talked about the difference between a Mass Tort and a Class Action. A mass tort, such as the pelvic mesh litigation, means that the Judicial Panel of Multidistrict Litigation appoints one court to oversee a large number of similar cases. In the case of pelvic mesh, the JPML decided to amass cases in federal court in Charleston, West Virginia before Judge Joseph Goodwin. That was in early 2012.

In an MDL, bellwether trials gauge the relative worth of the claims. Then the injured can either go to trial or be considered for settlements. In a Class Action one person heads the class and generally recovery for each person is the same.

Why didn’t this MDL lead to mass settlements?

In a sense it did. Boston Scientific is almost settled. The RICO case, filed by the Mostyn law firm, is being settled, for example.

Joseph Saunders, Sanders & Walker

Joseph Saunders of Saunders & Walker,

Pinellas Park, FL has been on the Steering Committee of mesh litigation since the beginning of the MDL.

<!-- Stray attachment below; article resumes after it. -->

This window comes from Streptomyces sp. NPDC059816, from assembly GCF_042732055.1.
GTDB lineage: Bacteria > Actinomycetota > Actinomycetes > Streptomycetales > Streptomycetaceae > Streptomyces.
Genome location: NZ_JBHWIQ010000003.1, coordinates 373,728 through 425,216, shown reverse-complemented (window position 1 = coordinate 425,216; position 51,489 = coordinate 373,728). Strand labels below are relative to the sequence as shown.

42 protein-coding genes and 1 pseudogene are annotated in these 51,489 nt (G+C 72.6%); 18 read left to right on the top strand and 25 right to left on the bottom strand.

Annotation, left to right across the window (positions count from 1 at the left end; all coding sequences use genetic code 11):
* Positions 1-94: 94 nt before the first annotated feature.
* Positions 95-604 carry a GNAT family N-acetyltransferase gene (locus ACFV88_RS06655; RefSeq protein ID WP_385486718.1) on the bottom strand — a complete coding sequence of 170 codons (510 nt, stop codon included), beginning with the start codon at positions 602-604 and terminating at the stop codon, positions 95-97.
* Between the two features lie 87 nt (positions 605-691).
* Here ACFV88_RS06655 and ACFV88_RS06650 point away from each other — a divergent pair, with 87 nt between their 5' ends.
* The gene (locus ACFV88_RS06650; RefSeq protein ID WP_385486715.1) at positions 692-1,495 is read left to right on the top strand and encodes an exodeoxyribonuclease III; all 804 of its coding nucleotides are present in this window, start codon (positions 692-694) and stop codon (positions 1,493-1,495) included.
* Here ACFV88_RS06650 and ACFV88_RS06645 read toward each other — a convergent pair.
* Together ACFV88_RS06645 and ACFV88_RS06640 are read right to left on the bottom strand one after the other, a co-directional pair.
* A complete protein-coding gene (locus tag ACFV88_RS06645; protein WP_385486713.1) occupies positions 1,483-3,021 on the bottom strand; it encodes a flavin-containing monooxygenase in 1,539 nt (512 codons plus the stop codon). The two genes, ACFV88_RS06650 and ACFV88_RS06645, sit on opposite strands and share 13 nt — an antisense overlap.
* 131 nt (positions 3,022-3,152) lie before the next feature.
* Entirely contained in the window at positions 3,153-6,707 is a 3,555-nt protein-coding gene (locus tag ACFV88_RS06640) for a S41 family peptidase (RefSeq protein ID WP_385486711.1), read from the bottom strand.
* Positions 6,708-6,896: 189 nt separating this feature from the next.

He discussed the status of the MDLs for hernia mesh – the Physiomesh (Ethicon) MDL is established in North Georgia, while the C-Qur (Atrium Medical) is in federal court in New Hampshire.

Other hernia meshes involved in litigation are Parietex (Medtronic), Proceed (Ethicon), Prolene, Prolene 3D (both Ethicon), See pending MDLs filed in the JPML website here.

Currently there are about 50,000 hernia mesh cases ready to go and the inventory is expected to swell to more than 100,000 cases which are all being investigated.

Still, upward of one million hernia surgeries are performed in the U.S. every year with more than 90% of them using PP mesh, which means more injuries will no doubt be reported.

Why are medical societies still heralding mesh? The reason is money. With medical societies in financial arrangements with manufacturers, money drives the use of mesh. And for the practitioner, it’s simply is more profitable than a multi-hour-long repair using native tissue. In a cyclical relationship, medical societies are there to support the use of mesh as the Gold Standard by calling it the “standard of care.”

Many mesh–injured women blame their law firms for being money hungry too, but Saunders says for his and other firms, the money is just going one way – out! Most have not yet seen any return on their cases yet. That’s one reason many law firms, who were the first to jump in, are the first to jump out.